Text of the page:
Cubicle couples
The concept of workplace relationships is somewhat inevitable, particularly today when workers often spend a large portion of their time at the office. In a recent study conducted by, 6 percent of the 1,000 couples surveyed said they first met their spouse while working together. What's more, an additional 6 percent said a co-worker is most likely to fix him or her up on a date, second only to a friend.

Heard, not seen
Participating in an interview over the phone is an entirely different beast than a face-to-face encounter; what you say and how you say it become even more important. With that in mind, here are some quick tips for mastering the phone interview:

No suit of armor for kids
The recent Juneau Assembly decision to require helmets to be worn by children while bicycling is a "feel-good" waste of our police officers' time.

Substitutes at the bottom of the chain
In the great ocean of public education there is a fishy-smelling food chain.

Three indicted in killing of former Juneau man
Three men were charged Friday with first-degree murder in last year's death of former Juneau resident Michael Gerber.

Fairweather to be offline until April
The fast ferry Fairweather needs engine work and will be out of service until mid-April, according to the Alaska Marine Highway System.

Police & Fire
Reports from Juneau police, fire officials and state troopers.

Photo: Catching flies
Grace Newman catches paper insects through her frog mask using a "blow out" party favor, as Kray Van Kirk helps his daughter, Olivia, remove one she just caught.

Around Town
Around Town is a listing of local nonprofit events.

Jury in murder case to continue its deliberations
Jurors deciding the fate of Rachelle Waterman again sent the judge to the dictionary Friday before going home for the weekend without a verdict.

Tlingit who almost became Washington gov. visits Juneau
Briefly, Dino Rossi was elected to one of the highest political offices ever for a Tlingit Native, when he won Washington's seat for governor in 2004.

The Return Home
First Lt. Josh Shrader spent just two weeks with his newborn daughter before he was sent to Iraq.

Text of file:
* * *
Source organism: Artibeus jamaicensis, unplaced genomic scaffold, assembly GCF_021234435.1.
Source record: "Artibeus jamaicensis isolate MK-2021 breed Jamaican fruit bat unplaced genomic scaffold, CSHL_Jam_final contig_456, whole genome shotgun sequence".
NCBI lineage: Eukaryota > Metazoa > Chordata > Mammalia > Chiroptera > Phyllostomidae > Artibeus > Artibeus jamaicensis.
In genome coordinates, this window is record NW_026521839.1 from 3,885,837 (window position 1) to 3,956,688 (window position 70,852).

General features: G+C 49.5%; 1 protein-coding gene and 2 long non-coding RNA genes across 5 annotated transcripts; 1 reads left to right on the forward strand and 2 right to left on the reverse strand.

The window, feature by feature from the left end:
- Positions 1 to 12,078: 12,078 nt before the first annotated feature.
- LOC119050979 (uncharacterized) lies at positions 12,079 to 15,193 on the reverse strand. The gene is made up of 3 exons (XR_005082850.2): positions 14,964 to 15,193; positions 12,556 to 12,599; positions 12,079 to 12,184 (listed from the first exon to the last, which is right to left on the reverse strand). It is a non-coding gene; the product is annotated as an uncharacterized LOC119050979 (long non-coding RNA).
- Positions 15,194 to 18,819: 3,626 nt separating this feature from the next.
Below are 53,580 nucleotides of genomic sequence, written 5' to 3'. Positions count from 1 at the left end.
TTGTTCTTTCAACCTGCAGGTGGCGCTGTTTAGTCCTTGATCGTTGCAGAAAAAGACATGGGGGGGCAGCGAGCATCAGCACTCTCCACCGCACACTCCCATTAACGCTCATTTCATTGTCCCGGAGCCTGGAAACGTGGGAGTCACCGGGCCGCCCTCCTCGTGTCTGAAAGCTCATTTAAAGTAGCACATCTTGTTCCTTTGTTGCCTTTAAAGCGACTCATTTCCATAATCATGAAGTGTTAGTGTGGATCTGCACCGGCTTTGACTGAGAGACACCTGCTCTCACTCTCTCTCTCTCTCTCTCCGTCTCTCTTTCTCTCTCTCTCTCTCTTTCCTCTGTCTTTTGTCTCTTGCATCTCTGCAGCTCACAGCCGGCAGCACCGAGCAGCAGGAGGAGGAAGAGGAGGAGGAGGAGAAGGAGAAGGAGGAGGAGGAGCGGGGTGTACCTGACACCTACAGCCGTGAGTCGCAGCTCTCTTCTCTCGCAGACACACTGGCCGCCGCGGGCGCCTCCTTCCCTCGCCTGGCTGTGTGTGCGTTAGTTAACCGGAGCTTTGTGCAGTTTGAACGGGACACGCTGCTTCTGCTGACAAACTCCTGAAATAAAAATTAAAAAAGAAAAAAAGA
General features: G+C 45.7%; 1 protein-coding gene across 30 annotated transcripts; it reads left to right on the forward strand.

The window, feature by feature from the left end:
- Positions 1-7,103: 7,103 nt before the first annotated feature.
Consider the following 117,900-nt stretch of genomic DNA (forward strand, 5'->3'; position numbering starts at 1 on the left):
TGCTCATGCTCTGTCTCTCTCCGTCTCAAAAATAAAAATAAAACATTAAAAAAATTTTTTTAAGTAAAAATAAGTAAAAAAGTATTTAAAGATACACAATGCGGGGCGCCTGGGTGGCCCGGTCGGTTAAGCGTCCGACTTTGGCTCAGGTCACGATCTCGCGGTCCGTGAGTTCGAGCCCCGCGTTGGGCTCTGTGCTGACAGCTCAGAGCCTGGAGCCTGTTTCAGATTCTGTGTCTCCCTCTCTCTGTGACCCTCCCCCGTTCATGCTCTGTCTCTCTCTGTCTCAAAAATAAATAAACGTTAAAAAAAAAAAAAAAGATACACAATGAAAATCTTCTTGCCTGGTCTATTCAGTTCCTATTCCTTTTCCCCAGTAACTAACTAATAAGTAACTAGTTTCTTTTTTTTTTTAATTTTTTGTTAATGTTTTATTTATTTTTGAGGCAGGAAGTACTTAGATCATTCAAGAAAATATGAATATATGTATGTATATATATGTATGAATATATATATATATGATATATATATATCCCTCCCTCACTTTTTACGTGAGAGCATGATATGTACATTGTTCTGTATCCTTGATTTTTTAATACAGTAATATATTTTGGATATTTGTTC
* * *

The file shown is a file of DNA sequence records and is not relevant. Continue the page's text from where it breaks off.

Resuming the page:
William Aalbu Baker
Former Juneau resident William "Bill" Aalbu Baker, 67, died Feb. 6, 2006, in Tumwater, Wash.

Marc Harold Blaine
Juneau resident Marc Harold Blaine, 56, died Dec. 18, 2005, at Bartlett Regional Hospital, surrounded by his brother, Harry, and close friends.

Planned Parenthood: What do you think?
Last week's question: Planned Parenthood is planning to open a Juneau clinic to deal with reproductive issues and provide abortions. Do you think that such a clinic should be opened?

My Turn: The governor's budget includes wise investments
To read the Feb. 10 editorial, reprinted from the Fairbanks Daily News-Miner, a person would get the incorrect impression that Gov. Frank H. Murkowski plans to blow $1.2 billion in unanticipated revenue this year.

Give students an apple
Substitute teachers never could get a break. They're expected to prepare for the impossible on short notice, to be instant authoritarians with young, sometimes adolescent strangers, and, on bad days, to dodge spitwads and jeers. Beyond all that, they're expected to help students learn.

Play dead or fight? The answer might surprise
One day in the Yukon, two girls went for a walk.

Out & About is a listing of recreational activities.

Power Brokers
Alaska's bears are a powerful lot in the wild, but they're politically and ecologically vulnerable.

Board gives new opportunities for Taku salmon
The Alaska Board of Fisheries voted two weeks ago to continue to allow Juneau anglers the use of two rods, as well as increased bag limits, in years of highly-abundant Taku River king salmon.

Utah falls as Boozer plays his 2nd game
Juneau-Douglas High School graduate and Utah forward Carlos Boozer scored six points in his second game since returning for a hamstring injury.

Crimson Bears take two from visiting Sitka
Juneau-Douglas High School showed off all facets of its game in a pair of wins over Sitka in boys basketball over the weekend.

This Day in History
In Alaska, the nation and the world.

Legislators' interim pay increases 145%
Alaska lawmakers' interim pay has shot up 145 percent since they gave themselves a raise last year for time spent working on legislative business outside of session.

Greens win injunction for party recognition
A judge has granted the Alaska Green Party a preliminary injunction that gives the group the benefits of a full-fledged political party for this year's primary election.

Alaska Digest
Staff and Wire reports from around the state

Plaintiff seeks sanctions in church sexual abuse case
A woman who is suing the Catholic church in a sexual abuse case is asking a Nome judge to impose sanctions against the Catholic Diocese and the Society of Jesus for what her attorney called dumping of evidence as the Feb. 27 trial date approaches.

Military plans missile launch from Kodiak
The military plans to launch a mock missile from Alaska's Kodiak Island later this month to test radar upgrades in the national missile defense system, a Pentagon official said Friday.

Deadline looms for federal financial aid
"The early bird gets the worm" when it comes to applying for college financial aid, officials say.

Rep. Young among Congress members linked to lobbyist
Three members of Congress including Alaska Rep. Don Young have been linked to efforts by lobbyist Jack Abramoff and a former General Services Administration official to secure leases of government property for Abramoff's clients, according to court filings by federal prosecutors.

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